Am I racist? prejudiced? biased? intolerant? There was a time when I really didn’t think so. Maybe I even prided myself on my tolerance and kindness. But the farther I go through this life, the more I realize that I have negative attitudes I never recognized in the past.
When I was young, things seemed “easier” though I suspect I was simply naïve. We tended to “know what we know,” living in relatively homogeneous social groups, unaware of those who differed from us. The town I grew up in was almost completely Euro-centric and “racial” differences were more “national” variations: there were several Euro-hyphenated-Canadian groups who recalled their cultural backgrounds at events like weddings, special dates, and so on, through food, clothing, dance, and other customs, and we mostly thought that was pretty cool—as long as in everyday life, people “fit in” to general society. Assimilated into the English-speaking cultural majority.
There was an indigenous community “across the lake” from our comfortable little town, but it seemed like they mostly “kept to themselves” and we barely recognized they were there unless we happened to drive through their reservation on the way to visit friends who had summer cabins on the lakeshore, the delightful waterfront plots of land leased cheaply for 99 years via the Indian Agent. We rarely thought about how this forced the people whose land it really was to have to live up in the dry, barren, less desirable land away from the lakeshore. We also were unlikely to consider that rather than them keeping to themselves, we had actually pushed them away and we were quite happy to keep them away.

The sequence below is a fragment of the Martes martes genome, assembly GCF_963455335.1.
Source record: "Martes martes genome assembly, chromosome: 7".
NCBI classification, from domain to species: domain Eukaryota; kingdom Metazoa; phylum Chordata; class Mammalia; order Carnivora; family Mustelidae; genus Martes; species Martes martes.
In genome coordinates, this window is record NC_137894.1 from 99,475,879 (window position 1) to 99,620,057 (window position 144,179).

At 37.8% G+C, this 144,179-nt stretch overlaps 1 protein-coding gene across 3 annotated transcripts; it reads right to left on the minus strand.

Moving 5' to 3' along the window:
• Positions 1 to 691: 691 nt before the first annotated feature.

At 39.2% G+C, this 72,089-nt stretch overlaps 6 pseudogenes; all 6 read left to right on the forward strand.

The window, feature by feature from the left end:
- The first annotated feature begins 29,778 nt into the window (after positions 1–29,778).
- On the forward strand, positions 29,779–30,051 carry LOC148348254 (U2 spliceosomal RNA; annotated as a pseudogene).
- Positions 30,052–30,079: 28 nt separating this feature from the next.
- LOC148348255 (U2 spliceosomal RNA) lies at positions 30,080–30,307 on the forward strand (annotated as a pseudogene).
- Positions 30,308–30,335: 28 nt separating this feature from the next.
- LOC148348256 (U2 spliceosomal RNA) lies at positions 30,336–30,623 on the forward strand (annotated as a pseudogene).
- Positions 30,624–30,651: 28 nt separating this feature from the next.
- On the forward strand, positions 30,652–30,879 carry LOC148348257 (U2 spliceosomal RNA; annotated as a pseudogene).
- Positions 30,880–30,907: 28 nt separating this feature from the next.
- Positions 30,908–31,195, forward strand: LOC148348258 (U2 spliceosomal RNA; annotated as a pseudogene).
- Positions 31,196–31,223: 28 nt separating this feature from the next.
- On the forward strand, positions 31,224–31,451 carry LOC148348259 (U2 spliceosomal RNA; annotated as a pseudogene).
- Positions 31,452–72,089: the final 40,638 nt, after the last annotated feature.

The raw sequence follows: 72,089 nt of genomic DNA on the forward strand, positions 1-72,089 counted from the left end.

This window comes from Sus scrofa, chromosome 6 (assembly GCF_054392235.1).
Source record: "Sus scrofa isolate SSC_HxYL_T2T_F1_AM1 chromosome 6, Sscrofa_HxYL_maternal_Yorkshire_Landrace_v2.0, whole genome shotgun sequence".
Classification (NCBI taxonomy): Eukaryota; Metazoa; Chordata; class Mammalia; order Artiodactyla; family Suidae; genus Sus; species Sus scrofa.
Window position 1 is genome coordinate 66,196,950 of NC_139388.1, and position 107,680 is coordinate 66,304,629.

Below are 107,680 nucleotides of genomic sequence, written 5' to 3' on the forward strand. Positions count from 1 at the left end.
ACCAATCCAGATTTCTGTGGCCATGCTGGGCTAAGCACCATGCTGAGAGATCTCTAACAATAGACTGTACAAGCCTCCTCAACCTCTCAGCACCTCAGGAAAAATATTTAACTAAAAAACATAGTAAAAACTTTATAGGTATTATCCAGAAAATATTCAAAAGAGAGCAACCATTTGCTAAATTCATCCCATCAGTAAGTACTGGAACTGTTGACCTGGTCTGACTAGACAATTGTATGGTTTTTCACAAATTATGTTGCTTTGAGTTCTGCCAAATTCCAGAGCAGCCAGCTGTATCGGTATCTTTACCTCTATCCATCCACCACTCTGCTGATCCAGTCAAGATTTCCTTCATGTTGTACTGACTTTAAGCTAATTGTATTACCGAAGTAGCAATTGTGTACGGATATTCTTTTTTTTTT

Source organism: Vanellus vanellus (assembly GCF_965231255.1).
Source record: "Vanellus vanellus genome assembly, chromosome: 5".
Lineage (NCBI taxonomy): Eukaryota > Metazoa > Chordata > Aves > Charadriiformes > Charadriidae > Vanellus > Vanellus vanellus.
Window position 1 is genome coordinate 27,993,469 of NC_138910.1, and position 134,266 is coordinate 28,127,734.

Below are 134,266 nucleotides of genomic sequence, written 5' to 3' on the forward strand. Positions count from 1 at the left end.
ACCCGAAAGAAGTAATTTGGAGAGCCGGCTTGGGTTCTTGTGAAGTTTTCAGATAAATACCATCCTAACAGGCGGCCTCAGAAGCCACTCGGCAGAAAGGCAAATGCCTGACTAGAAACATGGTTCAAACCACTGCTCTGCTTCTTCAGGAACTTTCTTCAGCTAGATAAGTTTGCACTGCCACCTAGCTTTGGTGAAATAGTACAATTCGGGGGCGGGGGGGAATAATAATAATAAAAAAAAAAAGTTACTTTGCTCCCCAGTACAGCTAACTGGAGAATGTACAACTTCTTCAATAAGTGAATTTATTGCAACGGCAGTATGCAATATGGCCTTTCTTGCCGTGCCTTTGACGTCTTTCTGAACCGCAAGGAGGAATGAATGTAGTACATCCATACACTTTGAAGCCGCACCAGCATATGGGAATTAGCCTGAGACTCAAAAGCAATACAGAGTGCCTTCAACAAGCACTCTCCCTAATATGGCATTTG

Not only were we a white, Euro-centric community, but in a town of about 20,000 people, there were at least 60 christian churches—”a church on every corner” as folks liked to joke—but no mosques, synagogues, temples, or other places of worship. Provincial premiers came from our conservative little town, and federal politics also found our riding a very “safe” conservative seat. When I turned 18 and was able to vote, I went to the local Conservative Party headquarters to offer my assistance with the election that year. It never occurred to me that there were alternative political viewpoints—but that didn’t last long. The place was filled with well-dressed senior ladies with blue perms. The lady in charge took one look at me in my blue jeans and t-shirt; sniffed haughtily, and intoned, “We don’t need your sort here.” I walked out … and have never voted for a Conservative-type Party in the 50 or so years since. It was a kind of awakening, the first of many that would come into my life over the years to come.
Well, we live in quite a different world now, don’t we? Even in the few communities where there remains minimal diversity, it is increasingly difficult to avoid the fact that we live in a very diverse world—but unfortunately, there are plenty of people who prefer to ignore the fact, or even fight against it. In our global village, it should be increasingly difficult to avoid the fact that “others” are very much in existence, and are no longer willing to be ignored and/or oppressed. Yet so many people who’ve been the colonizers and wealthy power-brokers are instead angry that “those people” want to be respected and treated with equality. So many are heard to say things like, “How dare they? I’m not going to apologize and pay for supposed past transgressions. We’ve brought civilization and true religion and the opportunity for wealth and freedom. Those people should be happy!” So I wonder, is the world really different? Has it improved? Or is it getting worse? What about me? Am I improving? Am I really becoming less racist, less prejudiced, less biased, less intolerant?